In a previous study of the function of a pollen-expressed receptor kinase of Petunia inflata, PRK1, it was found that transgenic plants carrying an antisense-PRK1 gene were unable to transmit the transgene through either the male or, unexpectedly, the female. In this report, the nature of this female phenotype was studied using one of the transgenic plants, ASRK-13. Electron and light microscopic examination of the embryo sac and seed development of ASRK-13 and a wild-type plant revealed that embryo sac development of approximately half of the ovules of ASRK-13 was abnormal. The development of the affected embryo sacs was arrested at the late stages of megagametogenesis. The majority of the affected embryo sacs completed three rounds of mitosis normally, but failed to progress through the maturation stages when cell expansion, nuclear migration, and differentiation take place. The remaining small number of abnormal embryo sacs were arrested at either the four- or eight-nucleate stages. The ovules containing the defective embryo sacs apparently failed to be fertilized, resulting in degeneration of half of the seeds produced by ASRK-13. RNA gel blot analysis suggests that the PRK1 gene is expressed in the ovary, albeit at a much lower level than in the anther. The possibility that the antisense PRK1 gene is responsible for the abnormal embryo sac development is discussed.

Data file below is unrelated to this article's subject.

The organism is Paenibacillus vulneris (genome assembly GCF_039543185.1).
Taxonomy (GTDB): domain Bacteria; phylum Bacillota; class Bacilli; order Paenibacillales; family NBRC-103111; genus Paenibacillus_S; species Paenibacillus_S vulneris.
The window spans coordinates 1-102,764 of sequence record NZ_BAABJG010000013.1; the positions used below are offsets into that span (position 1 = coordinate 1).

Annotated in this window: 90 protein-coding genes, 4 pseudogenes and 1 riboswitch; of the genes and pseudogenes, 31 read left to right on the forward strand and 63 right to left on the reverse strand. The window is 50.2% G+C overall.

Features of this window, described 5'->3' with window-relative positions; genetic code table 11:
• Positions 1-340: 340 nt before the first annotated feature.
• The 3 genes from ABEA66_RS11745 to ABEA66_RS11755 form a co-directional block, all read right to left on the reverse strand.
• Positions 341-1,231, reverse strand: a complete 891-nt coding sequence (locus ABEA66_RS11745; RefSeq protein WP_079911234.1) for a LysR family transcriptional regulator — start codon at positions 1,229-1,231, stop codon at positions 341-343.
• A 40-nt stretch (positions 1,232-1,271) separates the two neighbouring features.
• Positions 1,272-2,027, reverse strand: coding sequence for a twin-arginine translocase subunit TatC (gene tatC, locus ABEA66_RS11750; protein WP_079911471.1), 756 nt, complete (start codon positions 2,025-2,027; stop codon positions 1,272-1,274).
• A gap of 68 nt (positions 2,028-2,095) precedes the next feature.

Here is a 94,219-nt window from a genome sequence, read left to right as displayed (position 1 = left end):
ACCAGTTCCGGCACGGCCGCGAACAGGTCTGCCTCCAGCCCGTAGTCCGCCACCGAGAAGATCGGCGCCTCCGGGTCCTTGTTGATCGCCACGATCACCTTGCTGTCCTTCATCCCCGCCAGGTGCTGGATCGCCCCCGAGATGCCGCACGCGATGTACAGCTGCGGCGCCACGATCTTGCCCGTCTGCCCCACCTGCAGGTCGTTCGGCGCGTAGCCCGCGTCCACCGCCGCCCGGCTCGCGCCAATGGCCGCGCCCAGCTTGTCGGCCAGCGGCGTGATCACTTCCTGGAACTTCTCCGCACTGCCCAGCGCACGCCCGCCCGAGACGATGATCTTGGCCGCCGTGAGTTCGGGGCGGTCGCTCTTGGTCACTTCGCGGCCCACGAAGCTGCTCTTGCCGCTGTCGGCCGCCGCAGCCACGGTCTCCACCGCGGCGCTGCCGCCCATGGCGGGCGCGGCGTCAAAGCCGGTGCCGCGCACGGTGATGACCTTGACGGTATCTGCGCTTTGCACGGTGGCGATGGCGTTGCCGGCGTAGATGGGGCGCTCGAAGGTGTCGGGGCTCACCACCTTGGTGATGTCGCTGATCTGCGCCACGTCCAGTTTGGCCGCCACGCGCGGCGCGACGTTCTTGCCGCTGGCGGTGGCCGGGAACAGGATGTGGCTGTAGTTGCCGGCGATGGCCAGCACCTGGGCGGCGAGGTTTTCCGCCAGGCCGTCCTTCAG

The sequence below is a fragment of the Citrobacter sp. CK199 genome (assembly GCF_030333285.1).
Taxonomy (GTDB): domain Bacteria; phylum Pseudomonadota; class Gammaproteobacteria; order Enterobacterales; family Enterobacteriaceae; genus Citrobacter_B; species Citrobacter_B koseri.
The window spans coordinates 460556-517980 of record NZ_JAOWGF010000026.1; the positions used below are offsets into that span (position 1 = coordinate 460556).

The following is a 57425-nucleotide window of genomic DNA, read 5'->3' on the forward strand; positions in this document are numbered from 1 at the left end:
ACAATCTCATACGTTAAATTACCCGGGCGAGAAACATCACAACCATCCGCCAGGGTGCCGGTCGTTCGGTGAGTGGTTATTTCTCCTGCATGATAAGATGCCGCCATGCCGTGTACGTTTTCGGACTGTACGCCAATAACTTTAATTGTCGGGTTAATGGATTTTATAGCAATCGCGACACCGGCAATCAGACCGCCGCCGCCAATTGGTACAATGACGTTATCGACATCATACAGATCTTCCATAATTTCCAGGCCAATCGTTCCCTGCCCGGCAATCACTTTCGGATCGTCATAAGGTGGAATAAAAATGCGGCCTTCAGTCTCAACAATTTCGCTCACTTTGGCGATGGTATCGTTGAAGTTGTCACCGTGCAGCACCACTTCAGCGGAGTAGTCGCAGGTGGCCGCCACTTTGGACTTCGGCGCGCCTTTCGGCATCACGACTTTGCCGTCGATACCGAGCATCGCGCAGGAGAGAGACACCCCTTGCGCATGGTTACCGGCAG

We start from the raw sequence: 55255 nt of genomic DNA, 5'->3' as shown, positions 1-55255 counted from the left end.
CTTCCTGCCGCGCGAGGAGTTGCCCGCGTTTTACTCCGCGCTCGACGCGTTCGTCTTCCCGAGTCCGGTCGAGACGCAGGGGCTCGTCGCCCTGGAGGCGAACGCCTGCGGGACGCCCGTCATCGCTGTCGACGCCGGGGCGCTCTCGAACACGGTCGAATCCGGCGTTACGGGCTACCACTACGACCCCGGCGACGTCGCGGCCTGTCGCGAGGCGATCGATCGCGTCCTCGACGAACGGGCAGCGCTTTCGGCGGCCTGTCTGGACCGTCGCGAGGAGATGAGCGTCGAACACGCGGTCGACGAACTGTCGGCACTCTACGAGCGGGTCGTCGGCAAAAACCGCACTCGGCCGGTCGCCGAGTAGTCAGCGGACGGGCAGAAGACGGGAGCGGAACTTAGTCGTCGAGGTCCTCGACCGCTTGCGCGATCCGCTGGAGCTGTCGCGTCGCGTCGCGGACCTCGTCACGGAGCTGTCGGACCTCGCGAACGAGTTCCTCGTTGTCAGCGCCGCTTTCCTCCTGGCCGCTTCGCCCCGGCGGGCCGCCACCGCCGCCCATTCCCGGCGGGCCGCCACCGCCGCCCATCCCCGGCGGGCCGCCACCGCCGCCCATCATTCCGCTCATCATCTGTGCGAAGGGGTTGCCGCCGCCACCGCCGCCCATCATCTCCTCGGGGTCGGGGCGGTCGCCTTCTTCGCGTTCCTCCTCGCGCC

Bibliographical noteFunding Information:
&p.2: wledgements We thank Wayne Kaboord of the Penn State Biotechnology Institute’s Electron Microscopic Facility for technical assistance, Dr. Jan Derksen of Nijmegen University for help with cytology, and Joseph Verica for helpful comments on the manuscript. H.-S. L. was supported by a postdoctoral fellowship in plant biology from the National Science Foundation (BIR-9303646). The work was supported by a grant from the U.S. Department of Agriculture to T.-H. K (96-35304-3635).
All Science Journal Classification (ASJC) codes
- Plant Science
- Cell Biology